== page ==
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Staking its sovereignty over a narrow strait on the New Brunswick-Maine border, Canada has told the United States that it won't allow ships carrying liquefied natural gas to pass through or use the disputed Head Harbour Passage.

Canadian ambassador to Washington Michael Wilson disclosed the results of a Canadian review in a letter sent yesterday to U.S. regulators and Secretary of State Condoleezza Rice.

"The impact of the proposed siting of the terminals, and the potential passage of LNG tankers through the environmentally sensitive and navigationally challenging marine and coastal areas of the sovereign Canadian waters of Head Harbour Passage present risks to the region of southwest New Brunswick and its inhabitants that the government of Canada cannot accept," Mr. Wilson wrote to Joseph Kelliher, chairman of the U.S. Federal Energy Regulatory Commission, in a letter obtained by The Globe and Mail.

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"We are therefore prepared to use domestic legal means to address our concerns and prevent such passage from occurring."

After carefully studying environmental concerns, navigational safety and "other considerations," Mr. Wilson said Canada has decided to oppose passage of ships into the proposed U.S. terminals.

Copies of the letter were sent to Ms. Rice and U.S. Energy Secretary Sam Bodman.

Access to the passage is considered essential for two proposed LNG terminals on the Maine side of Passamaquoddy Bay, a tidal bay on the Atlantic Ocean, near the mouth of the St. Croix River.

"I wanted you and the project proponents to be aware of the government of Canada's position in advance of FERC's formal consideration, so that the proponents could withdraw or amend their project applications to take that position into account," Mr. Wilson writes in the letter. "This will save them from having to expend resources on projects which cannot proceed as currently envisioned."

Canadian embassy spokesman Bernie Etzinger said Canada is not passing judgment on the projects, just on the use of Canadian waters. "We wanted to make clear the Canadian position" before FERC makes a decision, he said.

The U.S. claims the passage is international waters, while Canada insists it is Canadian territory because it flows through a channel created by Canadian islands. The Americans argue further that, even if the channel is internal waters, U.S. ships would have the right of passage under the international Law of the Sea Treaty.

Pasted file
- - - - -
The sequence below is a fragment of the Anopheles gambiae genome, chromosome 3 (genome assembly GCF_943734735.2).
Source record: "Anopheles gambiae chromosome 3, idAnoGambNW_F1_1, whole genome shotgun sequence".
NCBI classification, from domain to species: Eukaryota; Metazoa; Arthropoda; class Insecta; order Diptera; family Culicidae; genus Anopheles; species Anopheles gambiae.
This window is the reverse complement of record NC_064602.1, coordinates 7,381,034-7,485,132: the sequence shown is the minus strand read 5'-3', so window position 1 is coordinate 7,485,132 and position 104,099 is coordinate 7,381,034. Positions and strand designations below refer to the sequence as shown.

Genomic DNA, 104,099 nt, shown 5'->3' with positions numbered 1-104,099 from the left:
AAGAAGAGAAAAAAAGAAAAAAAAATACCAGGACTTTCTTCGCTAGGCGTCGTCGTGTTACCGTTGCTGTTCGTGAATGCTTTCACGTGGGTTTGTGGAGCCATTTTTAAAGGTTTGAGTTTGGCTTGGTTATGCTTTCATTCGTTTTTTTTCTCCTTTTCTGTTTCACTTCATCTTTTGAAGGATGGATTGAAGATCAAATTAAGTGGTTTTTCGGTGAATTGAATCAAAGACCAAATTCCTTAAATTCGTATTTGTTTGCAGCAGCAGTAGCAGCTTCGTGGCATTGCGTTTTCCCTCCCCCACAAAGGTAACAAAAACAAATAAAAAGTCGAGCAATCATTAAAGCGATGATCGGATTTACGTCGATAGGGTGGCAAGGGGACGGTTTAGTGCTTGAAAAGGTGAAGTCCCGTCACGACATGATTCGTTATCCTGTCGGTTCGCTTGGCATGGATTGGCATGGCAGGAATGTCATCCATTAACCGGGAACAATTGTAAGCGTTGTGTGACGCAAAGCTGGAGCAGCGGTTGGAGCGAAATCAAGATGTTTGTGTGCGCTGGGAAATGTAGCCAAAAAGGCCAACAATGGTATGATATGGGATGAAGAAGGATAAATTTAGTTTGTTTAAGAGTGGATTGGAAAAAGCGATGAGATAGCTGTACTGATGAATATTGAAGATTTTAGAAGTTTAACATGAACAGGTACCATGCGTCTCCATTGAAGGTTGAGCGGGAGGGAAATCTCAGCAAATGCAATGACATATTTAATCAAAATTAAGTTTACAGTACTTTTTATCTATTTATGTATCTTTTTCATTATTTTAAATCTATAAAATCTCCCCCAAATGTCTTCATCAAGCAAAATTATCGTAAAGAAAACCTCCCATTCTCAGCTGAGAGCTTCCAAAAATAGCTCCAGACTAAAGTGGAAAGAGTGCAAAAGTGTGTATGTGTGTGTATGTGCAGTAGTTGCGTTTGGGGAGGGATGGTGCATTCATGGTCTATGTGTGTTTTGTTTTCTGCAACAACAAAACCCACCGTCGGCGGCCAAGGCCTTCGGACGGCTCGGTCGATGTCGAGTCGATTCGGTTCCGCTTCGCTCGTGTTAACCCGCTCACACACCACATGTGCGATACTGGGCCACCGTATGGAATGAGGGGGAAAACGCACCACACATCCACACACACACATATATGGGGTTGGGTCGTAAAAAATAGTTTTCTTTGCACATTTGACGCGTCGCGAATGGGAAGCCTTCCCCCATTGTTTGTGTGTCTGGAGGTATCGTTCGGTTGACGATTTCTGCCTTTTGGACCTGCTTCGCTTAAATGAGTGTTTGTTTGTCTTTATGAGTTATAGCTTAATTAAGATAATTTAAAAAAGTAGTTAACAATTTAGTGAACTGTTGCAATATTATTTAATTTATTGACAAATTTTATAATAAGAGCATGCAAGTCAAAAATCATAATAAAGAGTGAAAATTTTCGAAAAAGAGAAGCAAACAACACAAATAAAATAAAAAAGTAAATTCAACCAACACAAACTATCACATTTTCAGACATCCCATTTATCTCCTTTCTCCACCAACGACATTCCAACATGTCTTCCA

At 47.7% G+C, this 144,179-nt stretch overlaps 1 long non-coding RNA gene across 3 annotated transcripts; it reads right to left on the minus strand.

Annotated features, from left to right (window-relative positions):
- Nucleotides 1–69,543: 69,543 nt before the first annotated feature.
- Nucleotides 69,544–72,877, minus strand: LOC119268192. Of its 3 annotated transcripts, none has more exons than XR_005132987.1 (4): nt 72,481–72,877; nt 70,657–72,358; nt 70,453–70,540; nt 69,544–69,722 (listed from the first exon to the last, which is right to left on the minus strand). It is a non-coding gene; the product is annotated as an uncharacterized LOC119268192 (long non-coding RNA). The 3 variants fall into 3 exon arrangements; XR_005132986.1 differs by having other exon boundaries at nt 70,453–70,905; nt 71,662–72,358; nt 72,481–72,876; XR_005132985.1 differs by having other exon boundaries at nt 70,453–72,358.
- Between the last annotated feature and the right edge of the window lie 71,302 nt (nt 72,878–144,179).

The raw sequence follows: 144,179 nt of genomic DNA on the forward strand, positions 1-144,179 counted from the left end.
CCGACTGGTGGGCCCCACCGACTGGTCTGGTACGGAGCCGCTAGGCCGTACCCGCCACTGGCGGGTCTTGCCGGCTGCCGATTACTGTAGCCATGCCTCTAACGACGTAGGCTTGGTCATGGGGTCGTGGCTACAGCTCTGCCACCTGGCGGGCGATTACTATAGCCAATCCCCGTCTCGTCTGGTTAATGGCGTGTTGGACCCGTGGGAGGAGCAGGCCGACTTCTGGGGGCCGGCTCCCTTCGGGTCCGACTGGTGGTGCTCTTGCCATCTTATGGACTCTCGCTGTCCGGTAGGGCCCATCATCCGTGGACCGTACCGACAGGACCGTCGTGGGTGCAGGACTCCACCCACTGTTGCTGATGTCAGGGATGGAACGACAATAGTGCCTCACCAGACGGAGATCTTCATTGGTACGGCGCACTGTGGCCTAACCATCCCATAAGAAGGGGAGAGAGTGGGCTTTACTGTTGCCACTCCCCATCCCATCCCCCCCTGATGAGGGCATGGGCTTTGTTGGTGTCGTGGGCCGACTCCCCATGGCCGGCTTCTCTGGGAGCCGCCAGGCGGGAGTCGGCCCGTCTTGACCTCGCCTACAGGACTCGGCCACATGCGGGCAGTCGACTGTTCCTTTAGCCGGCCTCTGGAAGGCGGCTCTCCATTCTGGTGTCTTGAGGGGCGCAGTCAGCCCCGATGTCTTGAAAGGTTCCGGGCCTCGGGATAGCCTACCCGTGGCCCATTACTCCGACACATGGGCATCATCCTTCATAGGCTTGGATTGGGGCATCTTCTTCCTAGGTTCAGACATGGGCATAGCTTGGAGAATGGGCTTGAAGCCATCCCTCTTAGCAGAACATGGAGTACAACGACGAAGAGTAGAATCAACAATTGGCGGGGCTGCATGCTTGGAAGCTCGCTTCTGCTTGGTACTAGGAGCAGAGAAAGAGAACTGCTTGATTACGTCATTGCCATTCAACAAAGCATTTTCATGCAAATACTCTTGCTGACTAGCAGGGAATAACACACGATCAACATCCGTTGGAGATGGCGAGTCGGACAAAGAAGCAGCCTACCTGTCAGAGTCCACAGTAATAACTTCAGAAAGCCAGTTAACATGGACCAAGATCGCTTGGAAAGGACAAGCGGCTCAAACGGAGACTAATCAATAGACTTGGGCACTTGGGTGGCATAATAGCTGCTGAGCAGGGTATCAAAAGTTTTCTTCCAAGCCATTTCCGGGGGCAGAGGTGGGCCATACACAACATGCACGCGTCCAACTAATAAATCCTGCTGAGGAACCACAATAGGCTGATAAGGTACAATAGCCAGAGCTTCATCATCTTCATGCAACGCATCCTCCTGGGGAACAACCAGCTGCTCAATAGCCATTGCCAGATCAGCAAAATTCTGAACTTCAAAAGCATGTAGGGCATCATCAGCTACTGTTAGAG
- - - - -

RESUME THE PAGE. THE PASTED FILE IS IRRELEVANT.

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The Head Harbour Passage isn't the only Maritime sovereignty dispute between the two countries. Canada and the United States also have long-standing disputes over part of the Beaufort Sea on the Yukon-Alaska border as well the Northwest Passage.

Prime Minister Stephen Harper had previously expressed his opposition to the Maine LNG projects. But it marks the first time that Ottawa has confirmed it has completed a review of the issue and would go to court to block the passage of ships.

In December, two U.S. companies -- Downeast LNG Inc. and Quoddy Bay LNG LLC -- filed applications with FERC, the U.S. equivalent of the National Energy Board.

FERC is expected to take about 18 months to issue a decision on the applications. The companies had hoped to begin construction in late 2007, with startup planned as early as 2011.

The applications are part of a wave of proposals to build North American LNG terminals, which convert super-cooled gas liquids imported from Russia, the Middle East and elsewhere back into gas.

LNG is highly volatile and regulators have been careful about where they will allow terminals to be located.

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Mr. Wilson suggested that Canada stands ready to help the United States meet its need for natural gas. Canada is the largest exporter of both natural gas and oil to the United States.

"I remain committed to working with you and your government on enhancing that relationship in a way that takes into account the needs and concerns of both our countries," Mr. Wilson told Mr. Kelliher.

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